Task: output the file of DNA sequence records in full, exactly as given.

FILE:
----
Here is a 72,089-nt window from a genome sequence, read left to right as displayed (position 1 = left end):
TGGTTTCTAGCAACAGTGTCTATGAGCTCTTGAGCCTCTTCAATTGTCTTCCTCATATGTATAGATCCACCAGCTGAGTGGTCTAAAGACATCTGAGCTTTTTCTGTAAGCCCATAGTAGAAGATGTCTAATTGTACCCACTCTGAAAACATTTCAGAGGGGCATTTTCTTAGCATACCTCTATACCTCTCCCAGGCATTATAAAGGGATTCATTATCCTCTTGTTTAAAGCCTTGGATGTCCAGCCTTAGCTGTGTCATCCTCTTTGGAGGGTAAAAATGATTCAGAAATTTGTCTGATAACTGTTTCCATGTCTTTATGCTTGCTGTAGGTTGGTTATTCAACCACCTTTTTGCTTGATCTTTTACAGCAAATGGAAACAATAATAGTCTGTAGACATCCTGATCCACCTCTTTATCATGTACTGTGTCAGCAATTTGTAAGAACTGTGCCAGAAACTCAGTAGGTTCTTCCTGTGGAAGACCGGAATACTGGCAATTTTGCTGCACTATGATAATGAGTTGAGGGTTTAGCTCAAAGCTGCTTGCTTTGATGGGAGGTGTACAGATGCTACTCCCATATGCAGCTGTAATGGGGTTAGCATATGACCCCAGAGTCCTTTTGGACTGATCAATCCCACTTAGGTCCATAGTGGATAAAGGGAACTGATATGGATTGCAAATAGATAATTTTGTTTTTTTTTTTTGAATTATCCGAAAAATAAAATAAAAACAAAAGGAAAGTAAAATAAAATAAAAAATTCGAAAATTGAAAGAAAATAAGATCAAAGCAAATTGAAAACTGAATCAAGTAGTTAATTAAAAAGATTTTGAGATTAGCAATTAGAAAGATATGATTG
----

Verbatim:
Here is a 72,089-nt window from a genome sequence, read left to right as displayed (position 1 = left end):
TGGTTTCTAGCAACAGTGTCTATGAGCTCTTGAGCCTCTTCAATTGTCTTCCTCATATGTATAGATCCACCAGCTGAGTGGTCTAAAGACATCTGAGCTTTTTCTGTAAGCCCATAGTAGAAGATGTCTAATTGTACCCACTCTGAAAACATTTCAGAGGGGCATTTTCTTAGCATACCTCTATACCTCTCCCAGGCATTATAAAGGGATTCATTATCCTCTTGTTTAAAGCCTTGGATGTCCAGCCTTAGCTGTGTCATCCTCTTTGGAGGGTAAAAATGATTCAGAAATTTGTCTGATAACTGTTTCCATGTCTTTATGCTTGCTGTAGGTTGGTTATTCAACCACCTTTTTGCTTGATCTTTTACAGCAAATGGAAACAATAATAGTCTGTAGACATCCTGATCCACCTCTTTATCATGTACTGTGTCAGCAATTTGTAAGAACTGTGCCAGAAACTCAGTAGGTTCTTCCTGTGGAAGACCGGAATACTGGCAATTTTGCTGCACTATGATAATGAGTTGAGGGTTTAGCTCAAAGCTGCTTGCTTTGATGGGAGGTGTACAGATGCTACTCCCATATGCAGCTGTAATGGGGTTAGCATATGACCCCAGAGTCCTTTTGGACTGATCAATCCCACTTAGGTCCATAGTGGATAAAGGGAACTGATATGGATTGCAAATAGATAATTTTGTTTTTTTTTTTTGAATTATCCGAAAAATAAAATAAAAACAAAAGGAAAGTAAAATAAAATAAAAAATTCGAAAATTGAAAGAAAATAAGATCAAAGCAAATTGAAAACTGAATCAAGTAGTTAATTAAAAAGATTTTGAGATTAGCAATTAGAAAGATATGATTG